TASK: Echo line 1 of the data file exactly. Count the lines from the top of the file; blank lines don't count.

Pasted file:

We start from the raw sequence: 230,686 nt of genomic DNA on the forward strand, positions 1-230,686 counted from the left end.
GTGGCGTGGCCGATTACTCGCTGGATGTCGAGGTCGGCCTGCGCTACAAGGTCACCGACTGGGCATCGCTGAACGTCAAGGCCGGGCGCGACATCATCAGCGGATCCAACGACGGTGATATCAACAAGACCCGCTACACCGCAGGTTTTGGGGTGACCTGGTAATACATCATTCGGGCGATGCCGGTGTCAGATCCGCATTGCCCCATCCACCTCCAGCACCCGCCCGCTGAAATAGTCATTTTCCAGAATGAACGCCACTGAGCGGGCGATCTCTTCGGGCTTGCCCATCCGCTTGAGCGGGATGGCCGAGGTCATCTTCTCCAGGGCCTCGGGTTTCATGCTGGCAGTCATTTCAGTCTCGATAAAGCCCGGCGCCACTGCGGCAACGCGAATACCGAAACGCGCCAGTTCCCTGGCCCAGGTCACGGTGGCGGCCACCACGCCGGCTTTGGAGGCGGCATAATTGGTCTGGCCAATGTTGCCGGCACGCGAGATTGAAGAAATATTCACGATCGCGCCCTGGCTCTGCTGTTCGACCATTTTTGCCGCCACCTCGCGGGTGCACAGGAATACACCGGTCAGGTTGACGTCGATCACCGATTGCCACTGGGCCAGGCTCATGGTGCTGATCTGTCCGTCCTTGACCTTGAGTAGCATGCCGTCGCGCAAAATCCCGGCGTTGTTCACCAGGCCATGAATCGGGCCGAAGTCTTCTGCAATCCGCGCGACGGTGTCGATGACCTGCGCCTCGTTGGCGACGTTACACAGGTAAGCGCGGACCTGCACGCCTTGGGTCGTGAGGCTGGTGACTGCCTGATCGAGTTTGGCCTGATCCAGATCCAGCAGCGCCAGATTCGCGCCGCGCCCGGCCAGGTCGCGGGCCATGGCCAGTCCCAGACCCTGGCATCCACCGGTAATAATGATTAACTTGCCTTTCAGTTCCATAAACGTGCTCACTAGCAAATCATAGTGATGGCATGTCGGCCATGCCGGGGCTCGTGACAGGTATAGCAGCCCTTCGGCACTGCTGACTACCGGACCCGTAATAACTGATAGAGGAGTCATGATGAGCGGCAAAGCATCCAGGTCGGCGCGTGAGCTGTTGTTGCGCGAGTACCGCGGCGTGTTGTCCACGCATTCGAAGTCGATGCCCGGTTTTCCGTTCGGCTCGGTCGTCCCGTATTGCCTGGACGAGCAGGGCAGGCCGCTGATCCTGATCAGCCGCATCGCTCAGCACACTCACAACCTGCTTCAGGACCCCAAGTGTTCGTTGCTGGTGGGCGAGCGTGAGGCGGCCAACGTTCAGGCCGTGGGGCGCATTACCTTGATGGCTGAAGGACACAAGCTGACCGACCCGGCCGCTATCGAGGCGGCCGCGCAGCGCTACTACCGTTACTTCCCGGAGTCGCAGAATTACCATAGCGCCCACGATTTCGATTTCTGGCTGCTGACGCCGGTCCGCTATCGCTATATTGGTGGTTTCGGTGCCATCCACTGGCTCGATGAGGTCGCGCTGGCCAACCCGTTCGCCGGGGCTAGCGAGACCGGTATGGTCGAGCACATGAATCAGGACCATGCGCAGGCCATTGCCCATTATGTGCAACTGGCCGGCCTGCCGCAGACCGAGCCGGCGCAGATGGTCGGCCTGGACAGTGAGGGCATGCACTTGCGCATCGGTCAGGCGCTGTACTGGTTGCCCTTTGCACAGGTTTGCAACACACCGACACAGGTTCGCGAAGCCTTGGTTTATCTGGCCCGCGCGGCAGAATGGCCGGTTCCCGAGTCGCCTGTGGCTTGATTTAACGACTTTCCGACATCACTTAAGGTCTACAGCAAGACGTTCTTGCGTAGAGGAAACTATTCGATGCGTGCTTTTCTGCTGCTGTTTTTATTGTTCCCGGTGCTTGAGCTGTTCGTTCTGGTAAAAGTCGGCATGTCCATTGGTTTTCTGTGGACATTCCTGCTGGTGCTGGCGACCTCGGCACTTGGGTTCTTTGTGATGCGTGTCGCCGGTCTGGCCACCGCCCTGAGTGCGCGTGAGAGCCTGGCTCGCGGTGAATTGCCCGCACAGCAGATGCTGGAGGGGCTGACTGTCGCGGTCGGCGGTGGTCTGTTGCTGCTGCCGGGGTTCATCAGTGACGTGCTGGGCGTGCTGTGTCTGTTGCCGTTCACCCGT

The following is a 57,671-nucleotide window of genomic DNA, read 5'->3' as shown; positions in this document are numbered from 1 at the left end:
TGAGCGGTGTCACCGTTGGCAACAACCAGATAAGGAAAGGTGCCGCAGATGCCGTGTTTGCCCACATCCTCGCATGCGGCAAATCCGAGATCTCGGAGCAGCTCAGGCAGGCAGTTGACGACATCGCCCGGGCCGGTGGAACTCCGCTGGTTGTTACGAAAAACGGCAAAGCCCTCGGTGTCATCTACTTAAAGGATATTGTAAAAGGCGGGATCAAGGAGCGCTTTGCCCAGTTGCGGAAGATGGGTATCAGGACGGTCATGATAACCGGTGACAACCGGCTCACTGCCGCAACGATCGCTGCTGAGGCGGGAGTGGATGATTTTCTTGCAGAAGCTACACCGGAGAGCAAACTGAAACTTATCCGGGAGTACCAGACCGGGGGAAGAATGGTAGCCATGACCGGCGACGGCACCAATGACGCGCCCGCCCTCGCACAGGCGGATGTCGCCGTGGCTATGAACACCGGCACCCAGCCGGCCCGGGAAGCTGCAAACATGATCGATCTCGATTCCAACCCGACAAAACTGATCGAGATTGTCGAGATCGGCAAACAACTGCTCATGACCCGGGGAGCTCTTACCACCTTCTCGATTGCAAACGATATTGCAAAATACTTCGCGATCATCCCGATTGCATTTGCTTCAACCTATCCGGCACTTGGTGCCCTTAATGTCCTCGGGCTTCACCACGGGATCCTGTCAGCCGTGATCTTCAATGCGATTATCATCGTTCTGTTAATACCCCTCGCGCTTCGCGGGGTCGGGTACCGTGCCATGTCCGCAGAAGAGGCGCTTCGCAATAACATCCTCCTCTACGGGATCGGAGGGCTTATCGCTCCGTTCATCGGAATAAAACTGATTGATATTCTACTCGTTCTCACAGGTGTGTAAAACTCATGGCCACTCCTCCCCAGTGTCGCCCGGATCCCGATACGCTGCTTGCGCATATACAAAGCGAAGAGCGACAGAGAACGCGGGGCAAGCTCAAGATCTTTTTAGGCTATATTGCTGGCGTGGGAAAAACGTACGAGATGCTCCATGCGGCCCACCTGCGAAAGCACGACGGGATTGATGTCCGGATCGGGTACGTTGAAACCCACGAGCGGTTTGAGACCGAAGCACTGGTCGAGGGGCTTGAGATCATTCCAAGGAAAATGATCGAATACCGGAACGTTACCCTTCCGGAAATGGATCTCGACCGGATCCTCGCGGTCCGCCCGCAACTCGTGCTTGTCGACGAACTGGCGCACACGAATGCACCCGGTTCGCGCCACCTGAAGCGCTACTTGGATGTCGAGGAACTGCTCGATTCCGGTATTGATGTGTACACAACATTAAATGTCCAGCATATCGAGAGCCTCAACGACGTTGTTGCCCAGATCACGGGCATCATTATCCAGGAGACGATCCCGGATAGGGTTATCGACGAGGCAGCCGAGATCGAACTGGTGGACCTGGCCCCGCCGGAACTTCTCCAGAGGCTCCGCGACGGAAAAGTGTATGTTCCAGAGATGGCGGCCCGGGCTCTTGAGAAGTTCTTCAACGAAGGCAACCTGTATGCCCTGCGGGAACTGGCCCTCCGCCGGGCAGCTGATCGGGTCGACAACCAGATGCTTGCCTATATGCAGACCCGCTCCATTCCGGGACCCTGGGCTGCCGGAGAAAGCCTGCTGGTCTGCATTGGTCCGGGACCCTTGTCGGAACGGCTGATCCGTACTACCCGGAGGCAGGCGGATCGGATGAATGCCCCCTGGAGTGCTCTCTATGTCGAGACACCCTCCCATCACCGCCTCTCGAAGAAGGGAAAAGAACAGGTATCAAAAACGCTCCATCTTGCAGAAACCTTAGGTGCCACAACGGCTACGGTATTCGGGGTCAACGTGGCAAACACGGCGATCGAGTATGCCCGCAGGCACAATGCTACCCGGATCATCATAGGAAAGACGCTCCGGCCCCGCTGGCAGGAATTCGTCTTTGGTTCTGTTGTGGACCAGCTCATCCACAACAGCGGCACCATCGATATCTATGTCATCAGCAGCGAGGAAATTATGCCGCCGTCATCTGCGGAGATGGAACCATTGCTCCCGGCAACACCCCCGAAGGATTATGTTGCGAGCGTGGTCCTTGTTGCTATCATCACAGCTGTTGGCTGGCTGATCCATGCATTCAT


We start from the raw sequence: 230,686 nt of genomic DNA on the forward strand, positions 1-230,686 counted from the left end.